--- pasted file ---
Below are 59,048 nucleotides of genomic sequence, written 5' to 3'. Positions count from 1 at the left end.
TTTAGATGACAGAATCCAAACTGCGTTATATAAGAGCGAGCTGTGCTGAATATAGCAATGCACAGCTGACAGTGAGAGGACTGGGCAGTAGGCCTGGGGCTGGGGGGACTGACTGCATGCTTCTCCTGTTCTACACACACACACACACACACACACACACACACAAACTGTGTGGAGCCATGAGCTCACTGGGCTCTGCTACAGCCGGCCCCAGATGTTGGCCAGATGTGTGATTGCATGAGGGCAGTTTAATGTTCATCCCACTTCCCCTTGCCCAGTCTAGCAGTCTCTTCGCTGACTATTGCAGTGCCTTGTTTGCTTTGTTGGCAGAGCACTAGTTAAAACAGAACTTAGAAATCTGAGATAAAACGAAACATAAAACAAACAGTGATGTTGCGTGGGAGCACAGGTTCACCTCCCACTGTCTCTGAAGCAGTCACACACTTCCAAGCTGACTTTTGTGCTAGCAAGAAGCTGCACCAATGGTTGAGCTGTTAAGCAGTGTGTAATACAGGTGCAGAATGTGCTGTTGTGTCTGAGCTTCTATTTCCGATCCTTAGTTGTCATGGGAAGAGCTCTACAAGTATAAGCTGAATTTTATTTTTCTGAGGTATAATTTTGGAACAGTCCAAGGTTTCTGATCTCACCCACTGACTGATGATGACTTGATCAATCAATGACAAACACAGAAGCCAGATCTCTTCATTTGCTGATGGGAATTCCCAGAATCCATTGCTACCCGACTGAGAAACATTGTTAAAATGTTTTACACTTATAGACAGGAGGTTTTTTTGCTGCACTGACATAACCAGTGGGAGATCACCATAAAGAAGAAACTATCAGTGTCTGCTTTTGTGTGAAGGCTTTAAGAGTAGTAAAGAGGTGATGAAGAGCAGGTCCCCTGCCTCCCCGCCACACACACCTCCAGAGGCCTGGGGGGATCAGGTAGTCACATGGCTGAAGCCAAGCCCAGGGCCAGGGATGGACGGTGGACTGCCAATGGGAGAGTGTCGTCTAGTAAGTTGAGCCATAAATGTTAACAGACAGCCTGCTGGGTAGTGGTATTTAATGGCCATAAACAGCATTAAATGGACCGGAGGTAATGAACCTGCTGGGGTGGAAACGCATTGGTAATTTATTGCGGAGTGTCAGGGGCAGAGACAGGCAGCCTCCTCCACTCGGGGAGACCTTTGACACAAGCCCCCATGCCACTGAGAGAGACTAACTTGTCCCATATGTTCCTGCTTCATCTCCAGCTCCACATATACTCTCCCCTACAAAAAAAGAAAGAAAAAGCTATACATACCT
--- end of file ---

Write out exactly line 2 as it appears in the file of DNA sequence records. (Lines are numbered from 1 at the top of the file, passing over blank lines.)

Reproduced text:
TTTAGATGACAGAATCCAAACTGCGTTATATAAGAGCGAGCTGTGCTGAATATAGCAATGCACAGCTGACAGTGAGAGGACTGGGCAGTAGGCCTGGGGCTGGGGGGACTGACTGCATGCTTCTCCTGTTCTACACACACACACACACACACACACACACACACAAACTGTGTGGAGCCATGAGCTCACTGGGCTCTGCTACAGCCGGCCCCAGATGTTGGCCAGATGTGTGATTGCATGAGGGCAGTTTAATGTTCATCCCACTTCCCCTTGCCCAGTCTAGCAGTCTCTTCGCTGACTATTGCAGTGCCTTGTTTGCTTTGTTGGCAGAGCACTAGTTAAAACAGAACTTAGAAATCTGAGATAAAACGAAACATAAAACAAACAGTGATGTTGCGTGGGAGCACAGGTTCACCTCCCACTGTCTCTGAAGCAGTCACACACTTCCAAGCTGACTTTTGTGCTAGCAAGAAGCTGCACCAATGGTTGAGCTGTTAAGCAGTGTGTAATACAGGTGCAGAATGTGCTGTTGTGTCTGAGCTTCTATTTCCGATCCTTAGTTGTCATGGGAAGAGCTCTACAAGTATAAGCTGAATTTTATTTTTCTGAGGTATAATTTTGGAACAGTCCAAGGTTTCTGATCTCACCCACTGACTGATGATGACTTGATCAATCAATGACAAACACAGAAGCCAGATCTCTTCATTTGCTGATGGGAATTCCCAGAATCCATTGCTACCCGACTGAGAAACATTGTTAAAATGTTTTACACTTATAGACAGGAGGTTTTTTTGCTGCACTGACATAACCAGTGGGAGATCACCATAAAGAAGAAACTATCAGTGTCTGCTTTTGTGTGAAGGCTTTAAGAGTAGTAAAGAGGTGATGAAGAGCAGGTCCCCTGCCTCCCCGCCACACACACCTCCAGAGGCCTGGGGGGATCAGGTAGTCACATGGCTGAAGCCAAGCCCAGGGCCAGGGATGGACGGTGGACTGCCAATGGGAGAGTGTCGTCTAGTAAGTTGAGCCATAAATGTTAACAGACAGCCTGCTGGGTAGTGGTATTTAATGGCCATAAACAGCATTAAATGGACCGGAGGTAATGAACCTGCTGGGGTGGAAACGCATTGGTAATTTATTGCGGAGTGTCAGGGGCAGAGACAGGCAGCCTCCTCCACTCGGGGAGACCTTTGACACAAGCCCCCATGCCACTGAGAGAGACTAACTTGTCCCATATGTTCCTGCTTCATCTCCAGCTCCACATATACTCTCCCCTACAAAAAAAGAAAGAAAAAGCTATACATACCT